The world is undergoing a fundamental shift in the way it views businesses as consumers are growing ever more aware of the impacts businesses have on their environment and in their society. Climate change, poverty, inequality, prosperity, peace, access to basic utilities, work and education among many other issues has pushed the UN’s formation of the sustainable development goals (SDGs) with the goal to provide a greater future for everyone on the plan. In response governments have also pledged to achieving the goals of bringing basic human rights to their nations.
The movement has grown to the extent of impacting bottom lines of various companies as studies show more consumers are likely to buy products from sustainable companies . A review of more than 2,000 studies has also shown strong correlation between performance of environmental, social and governance (ESG) funds and positive investment returns . And as a result, many businesses have begun undertaking initiatives to meet the challenging demands of various stakeholders in having a more responsible approach to doing business most popularly framed over the years under ESG criteria. However, to date, till the publishing of Nine Operating Principles for Impact Management by the International Finance Corporation, there were no agreeable definitions/principles to what constitutes impact investing.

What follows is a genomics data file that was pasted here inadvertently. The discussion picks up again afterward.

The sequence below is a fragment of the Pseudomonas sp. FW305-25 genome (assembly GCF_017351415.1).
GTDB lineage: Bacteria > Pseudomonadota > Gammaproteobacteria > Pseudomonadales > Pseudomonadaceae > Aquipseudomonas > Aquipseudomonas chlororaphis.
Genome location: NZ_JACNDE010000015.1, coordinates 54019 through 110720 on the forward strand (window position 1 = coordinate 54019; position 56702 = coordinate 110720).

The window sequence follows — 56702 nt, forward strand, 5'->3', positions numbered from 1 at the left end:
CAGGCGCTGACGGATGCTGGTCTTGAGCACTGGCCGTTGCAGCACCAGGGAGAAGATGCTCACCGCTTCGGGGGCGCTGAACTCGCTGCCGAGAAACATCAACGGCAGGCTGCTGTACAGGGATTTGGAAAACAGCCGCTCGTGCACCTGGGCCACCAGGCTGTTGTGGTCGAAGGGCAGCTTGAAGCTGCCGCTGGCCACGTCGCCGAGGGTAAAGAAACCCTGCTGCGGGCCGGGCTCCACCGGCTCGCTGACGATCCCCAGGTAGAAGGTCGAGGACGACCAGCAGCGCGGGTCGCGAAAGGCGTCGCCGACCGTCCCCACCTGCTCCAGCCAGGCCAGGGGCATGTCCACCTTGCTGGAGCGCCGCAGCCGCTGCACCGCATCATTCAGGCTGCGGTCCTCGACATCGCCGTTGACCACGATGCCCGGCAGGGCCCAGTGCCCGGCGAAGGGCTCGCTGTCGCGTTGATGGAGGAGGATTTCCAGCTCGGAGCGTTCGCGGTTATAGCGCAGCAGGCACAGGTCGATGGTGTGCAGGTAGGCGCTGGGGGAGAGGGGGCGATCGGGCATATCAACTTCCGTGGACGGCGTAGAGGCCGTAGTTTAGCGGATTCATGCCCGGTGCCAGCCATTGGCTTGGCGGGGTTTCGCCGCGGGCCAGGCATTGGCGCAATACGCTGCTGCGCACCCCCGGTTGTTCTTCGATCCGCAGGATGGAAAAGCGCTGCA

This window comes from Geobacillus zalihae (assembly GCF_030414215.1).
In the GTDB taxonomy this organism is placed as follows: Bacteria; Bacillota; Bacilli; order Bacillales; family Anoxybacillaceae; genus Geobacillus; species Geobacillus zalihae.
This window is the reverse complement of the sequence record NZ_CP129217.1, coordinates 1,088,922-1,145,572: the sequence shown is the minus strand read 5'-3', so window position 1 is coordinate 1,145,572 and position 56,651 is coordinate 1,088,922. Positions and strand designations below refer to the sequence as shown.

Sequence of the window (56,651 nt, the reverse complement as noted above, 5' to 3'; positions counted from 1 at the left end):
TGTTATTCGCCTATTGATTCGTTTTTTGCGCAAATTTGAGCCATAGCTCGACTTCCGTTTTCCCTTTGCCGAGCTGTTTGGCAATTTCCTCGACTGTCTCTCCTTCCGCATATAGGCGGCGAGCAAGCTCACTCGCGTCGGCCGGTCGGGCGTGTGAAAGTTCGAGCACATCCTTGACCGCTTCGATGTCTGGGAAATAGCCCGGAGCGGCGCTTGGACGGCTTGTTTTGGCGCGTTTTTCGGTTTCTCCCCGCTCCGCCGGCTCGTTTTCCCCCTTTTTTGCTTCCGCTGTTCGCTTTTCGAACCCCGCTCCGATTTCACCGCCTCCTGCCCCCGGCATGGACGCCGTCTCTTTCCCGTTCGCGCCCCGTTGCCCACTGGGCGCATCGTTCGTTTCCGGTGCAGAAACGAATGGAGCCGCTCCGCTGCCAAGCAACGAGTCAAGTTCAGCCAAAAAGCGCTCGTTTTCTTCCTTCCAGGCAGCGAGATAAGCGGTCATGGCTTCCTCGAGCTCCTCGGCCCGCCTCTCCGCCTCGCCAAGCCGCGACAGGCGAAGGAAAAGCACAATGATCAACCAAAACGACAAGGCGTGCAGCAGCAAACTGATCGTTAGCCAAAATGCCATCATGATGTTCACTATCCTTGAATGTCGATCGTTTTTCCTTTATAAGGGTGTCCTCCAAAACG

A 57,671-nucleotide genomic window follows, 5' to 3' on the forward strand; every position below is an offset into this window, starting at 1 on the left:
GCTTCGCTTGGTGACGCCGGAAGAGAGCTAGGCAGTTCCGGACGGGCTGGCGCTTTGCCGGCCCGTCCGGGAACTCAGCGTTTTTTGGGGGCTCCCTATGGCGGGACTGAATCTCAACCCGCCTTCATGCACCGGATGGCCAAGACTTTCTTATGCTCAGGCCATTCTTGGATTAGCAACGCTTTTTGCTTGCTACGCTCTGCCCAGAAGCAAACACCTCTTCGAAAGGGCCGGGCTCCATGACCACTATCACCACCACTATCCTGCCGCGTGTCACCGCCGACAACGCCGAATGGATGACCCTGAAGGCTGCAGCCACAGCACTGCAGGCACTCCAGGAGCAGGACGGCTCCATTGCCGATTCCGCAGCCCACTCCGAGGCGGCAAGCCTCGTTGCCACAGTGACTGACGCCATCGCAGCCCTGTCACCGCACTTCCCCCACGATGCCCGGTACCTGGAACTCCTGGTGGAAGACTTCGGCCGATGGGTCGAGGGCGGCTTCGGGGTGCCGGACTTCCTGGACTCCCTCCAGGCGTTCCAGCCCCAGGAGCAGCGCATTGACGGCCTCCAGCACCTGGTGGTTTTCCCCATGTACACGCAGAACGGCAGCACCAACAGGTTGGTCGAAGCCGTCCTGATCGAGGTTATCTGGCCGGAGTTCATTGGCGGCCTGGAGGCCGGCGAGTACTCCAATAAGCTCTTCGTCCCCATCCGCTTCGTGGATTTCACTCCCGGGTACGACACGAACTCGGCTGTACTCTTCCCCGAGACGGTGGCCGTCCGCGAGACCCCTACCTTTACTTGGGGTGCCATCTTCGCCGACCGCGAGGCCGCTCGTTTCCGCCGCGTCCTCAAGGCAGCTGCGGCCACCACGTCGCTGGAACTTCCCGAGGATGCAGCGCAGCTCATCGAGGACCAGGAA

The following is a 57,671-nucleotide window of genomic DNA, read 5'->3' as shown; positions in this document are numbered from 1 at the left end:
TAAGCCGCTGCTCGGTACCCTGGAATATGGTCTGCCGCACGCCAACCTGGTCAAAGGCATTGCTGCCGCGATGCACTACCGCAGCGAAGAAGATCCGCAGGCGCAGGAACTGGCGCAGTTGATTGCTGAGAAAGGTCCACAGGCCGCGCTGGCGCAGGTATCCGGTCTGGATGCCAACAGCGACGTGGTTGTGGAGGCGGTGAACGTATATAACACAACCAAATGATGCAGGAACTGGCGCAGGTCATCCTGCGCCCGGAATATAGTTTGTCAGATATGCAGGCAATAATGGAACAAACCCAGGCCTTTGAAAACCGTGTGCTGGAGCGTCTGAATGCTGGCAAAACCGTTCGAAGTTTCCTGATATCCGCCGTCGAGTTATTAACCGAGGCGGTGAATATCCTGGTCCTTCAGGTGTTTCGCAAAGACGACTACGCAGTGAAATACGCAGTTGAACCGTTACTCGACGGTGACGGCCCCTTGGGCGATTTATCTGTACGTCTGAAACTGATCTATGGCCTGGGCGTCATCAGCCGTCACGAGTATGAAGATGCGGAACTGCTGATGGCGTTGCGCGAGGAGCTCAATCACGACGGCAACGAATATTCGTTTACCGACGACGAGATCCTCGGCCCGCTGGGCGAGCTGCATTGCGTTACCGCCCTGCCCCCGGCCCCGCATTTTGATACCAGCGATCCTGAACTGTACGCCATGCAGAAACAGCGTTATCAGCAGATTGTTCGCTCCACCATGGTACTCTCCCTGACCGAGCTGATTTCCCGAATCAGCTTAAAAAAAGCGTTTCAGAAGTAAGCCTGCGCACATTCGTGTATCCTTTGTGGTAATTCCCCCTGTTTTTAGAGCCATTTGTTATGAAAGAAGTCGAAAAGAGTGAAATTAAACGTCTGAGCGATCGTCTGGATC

According the IFC impacting investing are investments made into companies, organizations, vehicles and funds with the intent to contribute to measurable positive social, economic and environmental impact alongside financial returns . This means incorporating the principles of people, profit and planet as well as ESG risks to the respective investment strategy.
The Market for Impact Investing
According to a report by Bain, around 80% of global investors state they have a greater focus on sustainability and some of the world’s largest private equity funds are divesting assets that don’t meet environmental or social investing guidelines . The rush for impact investing is changing the way people invest as more look to achieve greater returns in the long run while having positive secondary impacts instead of short term gains. By 2018, over 2,000 fund managers who signed the UN Principles for Responsible Investment saw their $82 trillion in assets increase by a compound annual rate of 19% from 2013-2018  showing that the consideration of ESG risks and opportunities have paid off far greater than top mutual funds (Fidelity Contrafund – 16.85%). However, unlike socially responsible investing which passively screens companies for investments, impact investing actively seeks companies that have the potential to create positive economic, social and environmental results. In contrast, to date, the amount in impact investment funds rose to $228 bn by 2018 .
Impacts Investing in Bangladesh
Despite the recent political volatility due to elections, political stability is expected in the future due to long term trends in economic growth, and FDI inflows. In FY19, the economy is set to grow at around 8% and investments in FY18 hit a record high crossing 31% GDP. Currently the impact investing industry is still in infancy but picking up pace with investors mainly targeting businesses with a focus on the impact that operate in sectors expected to add value to the economy and create new job opportunities.